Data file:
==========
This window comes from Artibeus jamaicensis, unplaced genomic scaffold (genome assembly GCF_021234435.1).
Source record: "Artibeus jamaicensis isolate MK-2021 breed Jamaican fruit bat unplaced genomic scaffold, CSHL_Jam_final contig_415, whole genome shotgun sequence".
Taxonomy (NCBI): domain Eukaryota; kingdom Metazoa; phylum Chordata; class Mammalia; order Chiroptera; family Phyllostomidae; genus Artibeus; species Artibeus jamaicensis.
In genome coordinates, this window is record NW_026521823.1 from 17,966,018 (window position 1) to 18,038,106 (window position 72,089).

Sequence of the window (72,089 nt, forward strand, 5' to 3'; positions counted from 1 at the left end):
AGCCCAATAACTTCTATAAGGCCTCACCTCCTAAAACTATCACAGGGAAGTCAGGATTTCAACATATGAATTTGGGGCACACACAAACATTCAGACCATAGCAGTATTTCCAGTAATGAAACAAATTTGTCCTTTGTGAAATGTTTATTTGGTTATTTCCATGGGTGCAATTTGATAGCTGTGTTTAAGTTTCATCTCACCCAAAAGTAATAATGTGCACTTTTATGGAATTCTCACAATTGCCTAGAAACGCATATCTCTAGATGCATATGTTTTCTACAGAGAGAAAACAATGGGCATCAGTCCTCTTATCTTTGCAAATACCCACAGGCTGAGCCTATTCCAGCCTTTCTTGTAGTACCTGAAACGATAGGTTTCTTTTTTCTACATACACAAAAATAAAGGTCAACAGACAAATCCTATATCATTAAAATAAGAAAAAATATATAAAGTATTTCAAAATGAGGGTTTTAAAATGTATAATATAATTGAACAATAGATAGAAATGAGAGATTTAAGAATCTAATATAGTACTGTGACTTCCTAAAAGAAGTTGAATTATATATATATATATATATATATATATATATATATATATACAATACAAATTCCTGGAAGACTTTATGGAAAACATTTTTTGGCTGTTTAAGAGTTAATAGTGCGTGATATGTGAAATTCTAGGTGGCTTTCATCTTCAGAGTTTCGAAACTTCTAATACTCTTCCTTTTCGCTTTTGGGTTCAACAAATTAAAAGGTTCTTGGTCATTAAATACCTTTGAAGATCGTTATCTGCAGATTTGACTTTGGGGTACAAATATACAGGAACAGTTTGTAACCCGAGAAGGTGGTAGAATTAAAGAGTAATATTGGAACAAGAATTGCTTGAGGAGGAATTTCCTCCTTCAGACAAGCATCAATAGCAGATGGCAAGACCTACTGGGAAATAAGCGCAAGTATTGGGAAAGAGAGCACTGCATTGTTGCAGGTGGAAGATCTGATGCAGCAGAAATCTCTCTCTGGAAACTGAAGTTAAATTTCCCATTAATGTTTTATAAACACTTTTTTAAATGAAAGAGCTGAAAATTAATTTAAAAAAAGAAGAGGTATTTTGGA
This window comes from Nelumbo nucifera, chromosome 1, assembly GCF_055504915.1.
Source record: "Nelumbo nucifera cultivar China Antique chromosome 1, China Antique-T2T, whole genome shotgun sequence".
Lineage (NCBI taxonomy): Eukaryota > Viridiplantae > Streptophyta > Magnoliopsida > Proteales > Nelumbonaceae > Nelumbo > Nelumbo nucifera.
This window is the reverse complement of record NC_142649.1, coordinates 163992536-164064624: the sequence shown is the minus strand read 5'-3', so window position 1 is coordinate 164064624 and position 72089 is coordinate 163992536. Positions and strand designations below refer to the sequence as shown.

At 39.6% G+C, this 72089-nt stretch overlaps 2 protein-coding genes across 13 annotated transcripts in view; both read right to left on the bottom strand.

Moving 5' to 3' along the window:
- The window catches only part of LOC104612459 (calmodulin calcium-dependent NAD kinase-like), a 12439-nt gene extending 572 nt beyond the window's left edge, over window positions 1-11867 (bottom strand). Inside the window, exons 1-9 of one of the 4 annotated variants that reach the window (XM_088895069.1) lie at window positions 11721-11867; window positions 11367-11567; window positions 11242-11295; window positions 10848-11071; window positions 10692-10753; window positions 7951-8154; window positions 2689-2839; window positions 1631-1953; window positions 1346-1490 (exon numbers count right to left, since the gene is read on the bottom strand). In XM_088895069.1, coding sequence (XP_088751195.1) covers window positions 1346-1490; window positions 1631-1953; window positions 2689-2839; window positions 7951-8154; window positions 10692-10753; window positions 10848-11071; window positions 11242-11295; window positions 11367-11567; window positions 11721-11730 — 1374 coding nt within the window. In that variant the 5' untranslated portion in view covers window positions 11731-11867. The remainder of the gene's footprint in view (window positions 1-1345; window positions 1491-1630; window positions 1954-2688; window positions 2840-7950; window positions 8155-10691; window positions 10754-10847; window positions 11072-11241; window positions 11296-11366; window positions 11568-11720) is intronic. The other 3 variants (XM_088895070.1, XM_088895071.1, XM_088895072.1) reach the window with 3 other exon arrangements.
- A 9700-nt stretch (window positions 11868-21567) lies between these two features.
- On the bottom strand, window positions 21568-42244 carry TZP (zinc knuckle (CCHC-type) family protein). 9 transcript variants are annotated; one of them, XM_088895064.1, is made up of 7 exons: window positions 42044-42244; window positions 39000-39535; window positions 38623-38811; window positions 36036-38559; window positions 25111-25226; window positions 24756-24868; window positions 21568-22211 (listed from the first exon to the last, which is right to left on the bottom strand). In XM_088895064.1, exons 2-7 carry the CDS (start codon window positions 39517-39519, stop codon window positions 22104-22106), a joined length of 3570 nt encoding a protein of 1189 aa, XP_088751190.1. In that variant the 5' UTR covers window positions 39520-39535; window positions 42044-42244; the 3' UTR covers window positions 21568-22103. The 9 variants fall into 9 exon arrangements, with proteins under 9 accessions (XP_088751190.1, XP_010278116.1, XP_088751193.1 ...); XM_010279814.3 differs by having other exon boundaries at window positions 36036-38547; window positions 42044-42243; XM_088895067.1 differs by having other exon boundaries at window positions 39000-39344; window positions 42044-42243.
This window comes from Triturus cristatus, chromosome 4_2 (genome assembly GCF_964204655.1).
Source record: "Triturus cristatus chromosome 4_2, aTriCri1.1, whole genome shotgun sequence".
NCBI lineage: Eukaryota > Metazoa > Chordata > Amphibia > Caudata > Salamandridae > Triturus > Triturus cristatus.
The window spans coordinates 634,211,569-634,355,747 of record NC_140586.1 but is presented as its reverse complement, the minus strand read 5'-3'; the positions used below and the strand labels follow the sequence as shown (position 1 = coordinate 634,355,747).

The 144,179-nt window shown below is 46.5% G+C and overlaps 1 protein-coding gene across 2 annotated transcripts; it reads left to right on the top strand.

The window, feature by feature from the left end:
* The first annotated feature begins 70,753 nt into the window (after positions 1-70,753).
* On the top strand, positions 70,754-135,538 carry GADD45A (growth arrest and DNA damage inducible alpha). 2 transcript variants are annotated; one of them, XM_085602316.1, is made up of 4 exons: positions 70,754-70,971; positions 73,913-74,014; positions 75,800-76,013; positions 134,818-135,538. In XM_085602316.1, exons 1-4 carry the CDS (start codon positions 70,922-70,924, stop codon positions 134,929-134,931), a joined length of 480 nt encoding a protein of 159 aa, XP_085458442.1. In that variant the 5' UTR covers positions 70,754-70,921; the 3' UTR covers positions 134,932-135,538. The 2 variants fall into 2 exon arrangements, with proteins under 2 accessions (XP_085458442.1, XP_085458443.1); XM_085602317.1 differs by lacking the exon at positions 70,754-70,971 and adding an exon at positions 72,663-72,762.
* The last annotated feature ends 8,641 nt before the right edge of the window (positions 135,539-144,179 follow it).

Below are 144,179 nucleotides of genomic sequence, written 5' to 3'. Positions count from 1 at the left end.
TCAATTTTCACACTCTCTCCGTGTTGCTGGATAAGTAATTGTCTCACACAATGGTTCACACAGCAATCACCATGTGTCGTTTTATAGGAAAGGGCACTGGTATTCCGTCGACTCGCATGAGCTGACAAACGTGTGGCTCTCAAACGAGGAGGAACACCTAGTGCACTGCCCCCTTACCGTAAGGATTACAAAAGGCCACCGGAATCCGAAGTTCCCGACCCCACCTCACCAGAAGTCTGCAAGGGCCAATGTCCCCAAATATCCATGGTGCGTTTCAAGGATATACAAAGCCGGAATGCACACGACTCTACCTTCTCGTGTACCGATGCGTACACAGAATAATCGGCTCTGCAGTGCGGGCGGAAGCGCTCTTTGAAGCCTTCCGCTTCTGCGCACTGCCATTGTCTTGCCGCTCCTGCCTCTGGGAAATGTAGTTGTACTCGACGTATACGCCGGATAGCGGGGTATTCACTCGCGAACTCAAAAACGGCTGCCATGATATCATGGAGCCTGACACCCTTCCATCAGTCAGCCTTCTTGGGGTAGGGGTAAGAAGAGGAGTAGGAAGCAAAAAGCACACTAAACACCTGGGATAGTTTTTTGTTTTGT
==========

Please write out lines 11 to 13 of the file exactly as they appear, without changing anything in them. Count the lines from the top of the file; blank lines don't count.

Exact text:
At 39.6% G+C, this 72089-nt stretch overlaps 2 protein-coding genes across 13 annotated transcripts in view; both read right to left on the bottom strand.

Moving 5' to 3' along the window:
- The window catches only part of LOC104612459 (calmodulin calcium-dependent NAD kinase-like), a 12439-nt gene extending 572 nt beyond the window's left edge, over window positions 1-11867 (bottom strand). Inside the window, exons 1-9 of one of the 4 annotated variants that reach the window (XM_088895069.1) lie at window positions 11721-11867; window positions 11367-11567; window positions 11242-11295; window positions 10848-11071; window positions 10692-10753; window positions 7951-8154; window positions 2689-2839; window positions 1631-1953; window positions 1346-1490 (exon numbers count right to left, since the gene is read on the bottom strand). In XM_088895069.1, coding sequence (XP_088751195.1) covers window positions 1346-1490; window positions 1631-1953; window positions 2689-2839; window positions 7951-8154; window positions 10692-10753; window positions 10848-11071; window positions 11242-11295; window positions 11367-11567; window positions 11721-11730 — 1374 coding nt within the window. In that variant the 5' untranslated portion in view covers window positions 11731-11867. The remainder of the gene's footprint in view (window positions 1-1345; window positions 1491-1630; window positions 1954-2688; window positions 2840-7950; window positions 8155-10691; window positions 10754-10847; window positions 11072-11241; window positions 11296-11366; window positions 11568-11720) is intronic. The other 3 variants (XM_088895070.1, XM_088895071.1, XM_088895072.1) reach the window with 3 other exon arrangements.